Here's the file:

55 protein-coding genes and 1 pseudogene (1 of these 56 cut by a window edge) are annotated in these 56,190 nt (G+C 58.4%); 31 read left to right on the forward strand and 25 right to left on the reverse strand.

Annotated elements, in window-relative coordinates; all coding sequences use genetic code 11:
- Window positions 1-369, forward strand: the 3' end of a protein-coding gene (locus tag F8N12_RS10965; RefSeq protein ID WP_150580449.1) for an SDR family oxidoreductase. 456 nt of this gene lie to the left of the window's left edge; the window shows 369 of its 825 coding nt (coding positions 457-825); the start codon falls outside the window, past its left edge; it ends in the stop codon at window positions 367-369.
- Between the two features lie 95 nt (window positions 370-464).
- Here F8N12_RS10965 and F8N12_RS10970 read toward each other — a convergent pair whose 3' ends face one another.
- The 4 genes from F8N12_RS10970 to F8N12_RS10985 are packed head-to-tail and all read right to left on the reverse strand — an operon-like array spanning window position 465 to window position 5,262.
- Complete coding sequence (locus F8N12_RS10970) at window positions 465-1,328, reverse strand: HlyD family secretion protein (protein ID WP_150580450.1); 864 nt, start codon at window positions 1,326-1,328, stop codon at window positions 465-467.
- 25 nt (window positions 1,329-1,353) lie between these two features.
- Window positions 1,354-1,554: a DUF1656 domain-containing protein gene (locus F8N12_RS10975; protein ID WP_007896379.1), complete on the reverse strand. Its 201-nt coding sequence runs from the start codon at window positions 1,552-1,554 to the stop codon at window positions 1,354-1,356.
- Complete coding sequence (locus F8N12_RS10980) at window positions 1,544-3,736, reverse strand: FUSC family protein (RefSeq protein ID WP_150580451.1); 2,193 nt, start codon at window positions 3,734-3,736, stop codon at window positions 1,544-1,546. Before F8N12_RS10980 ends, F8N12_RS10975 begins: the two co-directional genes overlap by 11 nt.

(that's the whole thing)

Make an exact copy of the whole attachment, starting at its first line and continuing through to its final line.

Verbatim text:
55 protein-coding genes and 1 pseudogene (1 of these 56 cut by a window edge) are annotated in these 56,190 nt (G+C 58.4%); 31 read left to right on the forward strand and 25 right to left on the reverse strand.

Annotated elements, in window-relative coordinates; all coding sequences use genetic code 11:
- Window positions 1-369, forward strand: the 3' end of a protein-coding gene (locus tag F8N12_RS10965; RefSeq protein ID WP_150580449.1) for an SDR family oxidoreductase. 456 nt of this gene lie to the left of the window's left edge; the window shows 369 of its 825 coding nt (coding positions 457-825); the start codon falls outside the window, past its left edge; it ends in the stop codon at window positions 367-369.
- Between the two features lie 95 nt (window positions 370-464).
- Here F8N12_RS10965 and F8N12_RS10970 read toward each other — a convergent pair whose 3' ends face one another.
- The 4 genes from F8N12_RS10970 to F8N12_RS10985 are packed head-to-tail and all read right to left on the reverse strand — an operon-like array spanning window position 465 to window position 5,262.
- Complete coding sequence (locus F8N12_RS10970) at window positions 465-1,328, reverse strand: HlyD family secretion protein (protein ID WP_150580450.1); 864 nt, start codon at window positions 1,326-1,328, stop codon at window positions 465-467.
- 25 nt (window positions 1,329-1,353) lie between these two features.
- Window positions 1,354-1,554: a DUF1656 domain-containing protein gene (locus F8N12_RS10975; protein ID WP_007896379.1), complete on the reverse strand. Its 201-nt coding sequence runs from the start codon at window positions 1,552-1,554 to the stop codon at window positions 1,354-1,356.
- Complete coding sequence (locus F8N12_RS10980) at window positions 1,544-3,736, reverse strand: FUSC family protein (RefSeq protein ID WP_150580451.1); 2,193 nt, start codon at window positions 3,734-3,736, stop codon at window positions 1,544-1,546. Before F8N12_RS10980 ends, F8N12_RS10975 begins: the two co-directional genes overlap by 11 nt.